The folks at Henry Repeating Arms Company made another gun to be proud of with the Small Game Carbine, chambered in .22 Magnum. This lever-action rifle delivers on several levels.
The model in this test has a dark walnut stock and blued steel hardware. There’s no flashy brass or nickel—a familiar feature of many Henry rifles. The comparatively plain appearance complements this little rifle’s stated purpose. It’s less than 34 inches in overall length. The 16.25-inch barrel and light 5.75-pound weight make it practical to pack around in the truck or around the property. The updated large loop lever allows for ease of working the action for quick follow-up shots—even in winter attire.
The rear peep sight is drift-adjustable for windage and can also be adjusted for elevation. The fixed front sight has a tiny brass inset that helps with rapid acquisition and focus—perfect for targeting and follow-up shots on small game.
Loading requires twisting and raising the inner magazine tube, and tube-feeding up to seven rounds into the magazine. There’s a tiny rubber gasket around the top of the inner magazine tube that ensures a snug, weather-resistant, and quiet seal.
Feeding is smooth and works equally well with right- or left-handed operation. As a left-handed shooter, I’m happy to report that empty case ejection was entirely a non-issue. It was easy to maintain a cheek weld and never have the distraction of brass hitting my face. The stock is a nice length that fits most adults.
The trigger is, in my opinion, exactly right for a small-game rifle. There is a bit of travel, just enough to get a feel for the pressure required to break the shot. I didn’t gauge it, but it’s on par with any quality hunting rifle. It features a plenty big trigger too, allowing most shooters to avoid rubbing the trigger guard in instances where a rapid sight picture and press are indicated.
The safety mechanism is a half-cock of the hammer that can be engaged while pulling the hammer back or a controlled release. It’s a mechanical safety, of course, and practical for hunting purposes. Pardon this brief foray, but every person reading this knows mechanical things can fail. Exercise trigger and muzzle discipline.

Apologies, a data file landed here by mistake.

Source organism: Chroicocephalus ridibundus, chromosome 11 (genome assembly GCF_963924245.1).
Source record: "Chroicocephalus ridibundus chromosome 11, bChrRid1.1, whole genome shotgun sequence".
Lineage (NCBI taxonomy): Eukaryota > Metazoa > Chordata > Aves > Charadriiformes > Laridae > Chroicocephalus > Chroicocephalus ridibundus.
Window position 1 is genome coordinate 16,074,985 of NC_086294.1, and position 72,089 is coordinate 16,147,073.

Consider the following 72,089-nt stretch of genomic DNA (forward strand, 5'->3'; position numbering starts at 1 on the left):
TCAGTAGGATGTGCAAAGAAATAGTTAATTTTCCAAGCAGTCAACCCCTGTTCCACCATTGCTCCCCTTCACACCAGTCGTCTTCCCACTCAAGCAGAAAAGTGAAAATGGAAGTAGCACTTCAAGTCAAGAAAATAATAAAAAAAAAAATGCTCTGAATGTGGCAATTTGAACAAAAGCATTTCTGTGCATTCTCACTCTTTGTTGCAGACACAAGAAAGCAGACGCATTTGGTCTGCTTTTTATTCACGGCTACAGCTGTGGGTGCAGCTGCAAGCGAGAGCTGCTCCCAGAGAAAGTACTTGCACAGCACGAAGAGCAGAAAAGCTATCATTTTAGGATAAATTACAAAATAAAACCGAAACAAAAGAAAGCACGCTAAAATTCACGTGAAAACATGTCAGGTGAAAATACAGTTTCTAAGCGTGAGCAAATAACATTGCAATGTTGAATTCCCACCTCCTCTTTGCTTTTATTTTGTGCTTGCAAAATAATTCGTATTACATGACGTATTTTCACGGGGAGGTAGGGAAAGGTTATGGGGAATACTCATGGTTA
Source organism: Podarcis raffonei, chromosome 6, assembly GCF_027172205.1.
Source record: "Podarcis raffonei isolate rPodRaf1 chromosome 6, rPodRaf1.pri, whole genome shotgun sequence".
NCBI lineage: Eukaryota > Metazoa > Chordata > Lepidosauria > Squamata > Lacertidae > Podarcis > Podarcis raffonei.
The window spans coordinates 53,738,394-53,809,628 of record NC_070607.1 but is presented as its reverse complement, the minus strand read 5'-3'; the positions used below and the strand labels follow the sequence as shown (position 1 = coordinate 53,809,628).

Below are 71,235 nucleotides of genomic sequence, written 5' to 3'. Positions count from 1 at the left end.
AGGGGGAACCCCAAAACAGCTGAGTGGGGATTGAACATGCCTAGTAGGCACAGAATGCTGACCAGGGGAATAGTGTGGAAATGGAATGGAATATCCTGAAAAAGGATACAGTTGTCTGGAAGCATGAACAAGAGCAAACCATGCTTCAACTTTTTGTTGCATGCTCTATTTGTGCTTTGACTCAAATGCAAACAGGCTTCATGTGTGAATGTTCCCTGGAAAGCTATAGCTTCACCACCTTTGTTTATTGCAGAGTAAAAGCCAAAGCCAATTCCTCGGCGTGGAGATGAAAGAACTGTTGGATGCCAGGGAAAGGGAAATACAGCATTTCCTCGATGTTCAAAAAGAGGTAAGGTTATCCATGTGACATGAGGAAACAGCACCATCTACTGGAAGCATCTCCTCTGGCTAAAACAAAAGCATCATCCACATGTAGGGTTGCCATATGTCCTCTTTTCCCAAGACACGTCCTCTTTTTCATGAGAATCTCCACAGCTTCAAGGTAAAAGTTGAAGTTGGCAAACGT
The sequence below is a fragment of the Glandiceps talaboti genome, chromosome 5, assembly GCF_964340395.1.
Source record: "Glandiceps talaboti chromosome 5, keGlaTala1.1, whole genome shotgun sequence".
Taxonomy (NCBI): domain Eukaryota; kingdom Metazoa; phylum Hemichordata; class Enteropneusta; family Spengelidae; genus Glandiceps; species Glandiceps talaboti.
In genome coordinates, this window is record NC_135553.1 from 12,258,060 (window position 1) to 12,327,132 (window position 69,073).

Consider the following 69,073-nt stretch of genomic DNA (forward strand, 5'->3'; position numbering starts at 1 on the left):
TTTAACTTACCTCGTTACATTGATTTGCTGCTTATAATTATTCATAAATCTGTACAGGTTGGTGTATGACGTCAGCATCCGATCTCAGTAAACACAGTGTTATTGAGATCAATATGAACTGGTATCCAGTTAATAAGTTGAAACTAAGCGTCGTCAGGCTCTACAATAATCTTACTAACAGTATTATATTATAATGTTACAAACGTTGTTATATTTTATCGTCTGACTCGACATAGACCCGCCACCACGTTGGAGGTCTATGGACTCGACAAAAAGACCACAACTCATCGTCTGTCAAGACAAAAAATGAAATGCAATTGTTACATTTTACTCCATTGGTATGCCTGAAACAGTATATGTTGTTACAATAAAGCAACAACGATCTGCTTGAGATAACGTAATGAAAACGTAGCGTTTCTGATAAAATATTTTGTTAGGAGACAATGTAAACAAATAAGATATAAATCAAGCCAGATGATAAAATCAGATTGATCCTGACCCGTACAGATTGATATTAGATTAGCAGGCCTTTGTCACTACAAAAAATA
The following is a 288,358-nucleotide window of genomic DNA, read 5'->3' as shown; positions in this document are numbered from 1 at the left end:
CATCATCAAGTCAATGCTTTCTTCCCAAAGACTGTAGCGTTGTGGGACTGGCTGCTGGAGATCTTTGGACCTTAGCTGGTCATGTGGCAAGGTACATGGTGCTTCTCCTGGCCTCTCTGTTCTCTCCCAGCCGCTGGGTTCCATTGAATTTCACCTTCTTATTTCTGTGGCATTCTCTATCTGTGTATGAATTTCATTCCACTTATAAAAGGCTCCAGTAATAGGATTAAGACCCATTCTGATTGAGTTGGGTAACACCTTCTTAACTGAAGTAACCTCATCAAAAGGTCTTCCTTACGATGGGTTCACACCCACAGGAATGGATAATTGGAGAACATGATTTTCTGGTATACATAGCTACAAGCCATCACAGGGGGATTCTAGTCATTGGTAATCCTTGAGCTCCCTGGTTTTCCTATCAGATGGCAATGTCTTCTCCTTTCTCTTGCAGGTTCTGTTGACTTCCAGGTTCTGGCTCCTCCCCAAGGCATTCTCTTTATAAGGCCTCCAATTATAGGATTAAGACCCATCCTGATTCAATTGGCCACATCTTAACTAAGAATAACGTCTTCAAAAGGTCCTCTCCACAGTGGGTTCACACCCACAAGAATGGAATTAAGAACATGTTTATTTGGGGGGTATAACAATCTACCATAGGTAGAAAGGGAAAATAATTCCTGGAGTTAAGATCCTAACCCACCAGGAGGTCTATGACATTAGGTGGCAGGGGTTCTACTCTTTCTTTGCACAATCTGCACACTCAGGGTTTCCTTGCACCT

Raising the inner magazine tube to a sufficient height to clear the loading port, or removing it entirely to load accomplishes loading. The inner magazine tube cap is pebbled for traction—a good thing as loosening the retention mechanism requires a rather tight pinch-and-twist on the skinny cap. The WMR version of this gun has a black cap on the spring (internal) end of the loading rod. The LR model has an orange one. It’s an inconsequential difference for function and intended use, but the black one just looks better on this classic design.
Accuracy was more than acceptable. The groups shown here, with corresponding ammunition, were made from a supported prone position in 27 mph wind, with some rocking on the part of the target itself thanks to conditions. The CCI and Hornady ammunition burned clean and functioned perfectly. Henry offers minimal advice on ammo selection. The warranty (lifetime, by the way, with the expected exclusions for wear, tear, and dumb mistakes like inserting the wrong ammo), covers the gun if it’s been fed “original, high quality, commercially manufactured ammunition in good condition.”
The gun is handsome and plain, reminiscent of a grandpa’s pocket knife. There’s no pizzazz, as well as nothing unappealing in its appearance. It’s a utilitarian tool, and a perfect example of form following function.
Henry RAC has a longstanding tradition of building quality rifles. Having tested two of them to date, I’ve truly come to respect the craftsmanship and quality of components and performance these rifles offer. Real-world prices for the Henry Small Game Carbine in .22 magnum are around $400—quite a reasonable price for a quality American rifle that has a warranty for life.
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